Saturday, February 13, 2016

My Favorite Story About Scalia

Supreme Court Justice Antonin Scalia has died, and condolences to his family.

Yippee for the rest of the country -- one less activist, heartless, arrogant judge with a penchant for saying and writing vile things.

My favorite story about Scalia is this:
WHEN U.S. Supreme Court Justice Antonin Scalia spoke Tuesday night at NYU's Vanderbilt Hall, "The room was packed with some 300 students and there were many protesters outside because of Scalia's vitriolic dissent last year in the case that overturned the Texas law against gay sex," our source reports. "One gay student asked whether government had any business enacting and enforcing laws against consensual sodomy. Following Scalia's answer, the student asked a follow-up: 'Do you sodomize your wife?' The audience was shocked, especially since Mrs. Scalia [Maureen] was in attendance. The justice replied that the question was unworthy of an answer."
Of course, the question was worthy of an answer...and at least temporarily, Scalia was shamed....

We need more impertinent questions in America, not fewer.

Added 2/15 6:12 pm: More of Scalia's wit:
Many Americans do not want persons who openly engage in homosexual conduct as partners in their business, as scoutmasters for their children, as teachers in their children's schools, or as boarders in their home. They view this as protecting themselves and their families from a lifestyle that they believe to be immoral and destructive.
By that logic, America would have never freed its slaves.


David in Cal said...

Right vs. wrong is different from Constitutional vs. unconstitutional. A law can be bad without being unconstitutional. The Supreme Court isn't supposed to be a super-legislature with the power to modify any law they don't like. Their job is to interpret the Constitution as written. That's why justices are selected for their legal expertise.

I surely agree that the government shouldn't make laws against consensual sodomy. However, that's not the question Scalia was asked to decide. Scalia was asked whether some particular provision of the US Constitution prevents the government from making laws against consensual sodomy.

David Appell said...

David, I know what the purpose of the Constitution is, and I know Scalia's hostility and hatred of gay people, who want to do nothing but love those to whom they were born to be attracted:

"The Court’s opinion contains...hints that Coloradans have been guilty of ‘animus’ or ‘animosity’ toward homosexuality, as though that has been established as Unamerican.... I had thought that one could consider certain conduct reprehensible–murder, for example, or polygamy, or cruelty to animals–and could exhibit even ‘animus’ toward such conduct."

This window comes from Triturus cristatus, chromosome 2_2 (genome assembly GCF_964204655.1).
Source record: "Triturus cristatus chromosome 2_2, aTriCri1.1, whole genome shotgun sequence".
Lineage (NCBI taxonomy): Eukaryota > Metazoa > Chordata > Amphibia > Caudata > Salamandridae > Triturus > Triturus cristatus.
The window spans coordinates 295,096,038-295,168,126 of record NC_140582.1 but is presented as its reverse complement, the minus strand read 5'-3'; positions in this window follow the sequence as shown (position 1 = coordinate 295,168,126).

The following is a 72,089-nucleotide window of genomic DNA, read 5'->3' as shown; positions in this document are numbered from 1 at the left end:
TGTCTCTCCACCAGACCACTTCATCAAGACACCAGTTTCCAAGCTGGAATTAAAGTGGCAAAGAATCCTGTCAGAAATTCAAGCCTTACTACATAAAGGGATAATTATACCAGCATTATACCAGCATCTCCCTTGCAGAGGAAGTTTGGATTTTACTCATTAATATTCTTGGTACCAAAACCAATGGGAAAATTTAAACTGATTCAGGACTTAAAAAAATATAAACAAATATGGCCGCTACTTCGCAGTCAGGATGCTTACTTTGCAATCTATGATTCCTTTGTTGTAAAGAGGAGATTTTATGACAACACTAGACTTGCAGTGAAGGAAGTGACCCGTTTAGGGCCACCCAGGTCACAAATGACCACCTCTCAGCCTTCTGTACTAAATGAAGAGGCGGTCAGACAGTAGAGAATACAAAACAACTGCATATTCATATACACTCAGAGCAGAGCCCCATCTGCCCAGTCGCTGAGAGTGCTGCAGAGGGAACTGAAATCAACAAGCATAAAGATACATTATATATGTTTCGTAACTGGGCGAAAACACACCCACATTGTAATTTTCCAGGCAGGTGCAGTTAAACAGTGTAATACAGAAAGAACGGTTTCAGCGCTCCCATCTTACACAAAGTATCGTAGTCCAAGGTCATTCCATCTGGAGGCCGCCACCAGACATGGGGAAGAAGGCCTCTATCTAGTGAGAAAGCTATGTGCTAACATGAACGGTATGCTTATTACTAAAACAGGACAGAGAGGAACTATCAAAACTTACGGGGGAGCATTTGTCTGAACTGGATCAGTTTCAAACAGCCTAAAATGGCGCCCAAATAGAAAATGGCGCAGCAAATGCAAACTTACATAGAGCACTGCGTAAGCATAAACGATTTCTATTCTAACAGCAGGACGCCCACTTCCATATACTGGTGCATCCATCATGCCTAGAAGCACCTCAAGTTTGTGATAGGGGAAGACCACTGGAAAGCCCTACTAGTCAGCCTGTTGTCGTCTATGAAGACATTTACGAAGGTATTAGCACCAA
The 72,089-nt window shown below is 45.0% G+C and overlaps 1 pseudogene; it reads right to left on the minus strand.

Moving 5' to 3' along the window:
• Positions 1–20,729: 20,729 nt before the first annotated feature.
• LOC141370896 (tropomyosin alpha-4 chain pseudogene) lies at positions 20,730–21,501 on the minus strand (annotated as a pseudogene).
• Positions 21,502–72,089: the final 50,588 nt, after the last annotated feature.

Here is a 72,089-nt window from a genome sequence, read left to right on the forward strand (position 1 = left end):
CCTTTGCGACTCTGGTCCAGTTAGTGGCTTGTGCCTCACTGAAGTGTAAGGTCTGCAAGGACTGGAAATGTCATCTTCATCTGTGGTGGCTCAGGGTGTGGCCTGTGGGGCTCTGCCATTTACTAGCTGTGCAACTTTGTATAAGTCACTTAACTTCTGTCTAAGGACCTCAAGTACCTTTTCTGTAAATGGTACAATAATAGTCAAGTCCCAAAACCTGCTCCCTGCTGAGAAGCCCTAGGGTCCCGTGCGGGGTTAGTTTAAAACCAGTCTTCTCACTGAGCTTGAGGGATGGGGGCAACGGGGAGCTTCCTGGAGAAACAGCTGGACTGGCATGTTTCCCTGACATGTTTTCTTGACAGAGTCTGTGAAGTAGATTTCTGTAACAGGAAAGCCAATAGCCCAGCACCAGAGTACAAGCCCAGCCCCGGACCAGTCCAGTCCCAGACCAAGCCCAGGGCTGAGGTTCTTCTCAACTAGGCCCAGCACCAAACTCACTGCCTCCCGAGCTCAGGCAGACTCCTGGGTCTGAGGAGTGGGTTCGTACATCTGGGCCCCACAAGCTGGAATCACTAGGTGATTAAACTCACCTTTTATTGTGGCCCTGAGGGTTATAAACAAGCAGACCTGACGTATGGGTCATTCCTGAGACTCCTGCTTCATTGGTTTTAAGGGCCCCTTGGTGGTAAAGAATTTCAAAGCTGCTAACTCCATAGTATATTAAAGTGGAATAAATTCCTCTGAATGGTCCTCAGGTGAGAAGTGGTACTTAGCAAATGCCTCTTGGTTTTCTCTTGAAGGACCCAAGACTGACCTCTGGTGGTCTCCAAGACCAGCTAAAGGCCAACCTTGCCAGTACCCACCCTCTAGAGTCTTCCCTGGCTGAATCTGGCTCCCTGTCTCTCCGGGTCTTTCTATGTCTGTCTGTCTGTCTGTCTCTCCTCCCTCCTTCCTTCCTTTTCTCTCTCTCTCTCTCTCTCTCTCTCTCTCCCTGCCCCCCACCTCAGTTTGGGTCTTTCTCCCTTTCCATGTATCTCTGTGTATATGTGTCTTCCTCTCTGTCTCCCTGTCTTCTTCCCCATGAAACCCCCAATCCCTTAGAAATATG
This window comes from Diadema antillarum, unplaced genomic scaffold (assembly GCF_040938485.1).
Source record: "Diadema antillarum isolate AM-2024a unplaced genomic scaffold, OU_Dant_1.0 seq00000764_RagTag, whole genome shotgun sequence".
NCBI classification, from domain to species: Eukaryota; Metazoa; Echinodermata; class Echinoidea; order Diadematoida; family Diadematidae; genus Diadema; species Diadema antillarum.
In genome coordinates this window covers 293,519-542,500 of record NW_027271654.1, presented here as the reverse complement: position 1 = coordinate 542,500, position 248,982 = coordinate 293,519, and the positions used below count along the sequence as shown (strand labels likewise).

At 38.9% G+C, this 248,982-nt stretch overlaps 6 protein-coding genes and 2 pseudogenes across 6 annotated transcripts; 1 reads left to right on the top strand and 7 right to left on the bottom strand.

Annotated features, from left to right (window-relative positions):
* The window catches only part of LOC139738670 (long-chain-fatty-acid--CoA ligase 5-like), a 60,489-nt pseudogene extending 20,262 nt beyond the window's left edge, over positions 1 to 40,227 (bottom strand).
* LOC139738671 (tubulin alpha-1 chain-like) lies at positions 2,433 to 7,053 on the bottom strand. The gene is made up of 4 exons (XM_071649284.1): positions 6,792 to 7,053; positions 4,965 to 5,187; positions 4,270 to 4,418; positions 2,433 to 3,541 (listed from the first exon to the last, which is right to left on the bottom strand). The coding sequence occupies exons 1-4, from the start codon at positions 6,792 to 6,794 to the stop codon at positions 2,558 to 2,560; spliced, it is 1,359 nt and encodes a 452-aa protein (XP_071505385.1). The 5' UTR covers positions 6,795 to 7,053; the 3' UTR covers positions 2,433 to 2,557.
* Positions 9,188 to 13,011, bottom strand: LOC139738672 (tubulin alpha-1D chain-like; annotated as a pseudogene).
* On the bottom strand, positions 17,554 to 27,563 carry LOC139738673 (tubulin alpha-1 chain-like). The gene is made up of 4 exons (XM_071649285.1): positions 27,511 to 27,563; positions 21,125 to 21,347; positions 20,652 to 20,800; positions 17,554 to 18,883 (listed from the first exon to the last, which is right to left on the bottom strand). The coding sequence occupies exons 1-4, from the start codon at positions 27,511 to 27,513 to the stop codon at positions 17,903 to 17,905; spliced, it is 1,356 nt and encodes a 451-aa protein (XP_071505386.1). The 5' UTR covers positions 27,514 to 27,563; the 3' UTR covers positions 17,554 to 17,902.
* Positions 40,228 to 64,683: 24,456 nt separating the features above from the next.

-- Scalia, 1993

His name will be forever associated with prejudice like this. He was a stain on the United States of America and what it stands for.

David in Cal said...

David -- Did your quote come from this site: ? Anyhow, that's a list of 12 supposedly shocking Scalia quotes, including yours. The shock comes from misreading and misinterpreting them.

Consider the one you chose. Apparently another judge had reasoned that the Colorado statute was unconstitutional because it was based on animus (and I suppose there were other reasons as well.) Scalia argued that animosity doesn't make a law unconstitutional. He gave vivid examples to illustrate his point -- illegal acts toward which there's widespread animosity. It's a misreading to think that he was saying that homosexualty is as bad as murder.

David Appell said...

Scalia purposedly grouped homosexual acts with murderous acts, polygamy and cruelty to animals. He choose those on purpose. He could have made the same point by choosing instead spitting in public, which his still illegal in many places. He didn't -- he choose to equate gay acts with murder. He did that because he had a clear hatred of gays, and we know that not just based on this quote, either.

Today I wished I believed in heaven and hell, so I would know Scalia was being rejected at the pearaly gates for his obscenities and evils.

David in Cal said...

Scalia and Ruth Bader Ginsburg were best friends. If he had been the monster you think he was, I don't think Ginsburg would have maintained that sort of close, long-term friendship. See

However, maybe you're right, David. Maybe he did have a clear hatred of gays. What's the evidence for this?

David in Cal said...

Scalia was also a good friend of Elana Kagan. He actually promoted her for the Supreme Court. See:

David Appell said...

DiC: Who cares? Scalia was a bigot full of hate, and not just for gays, while being all for corporate and establishment power.


It's time for you to find some other blog to troll.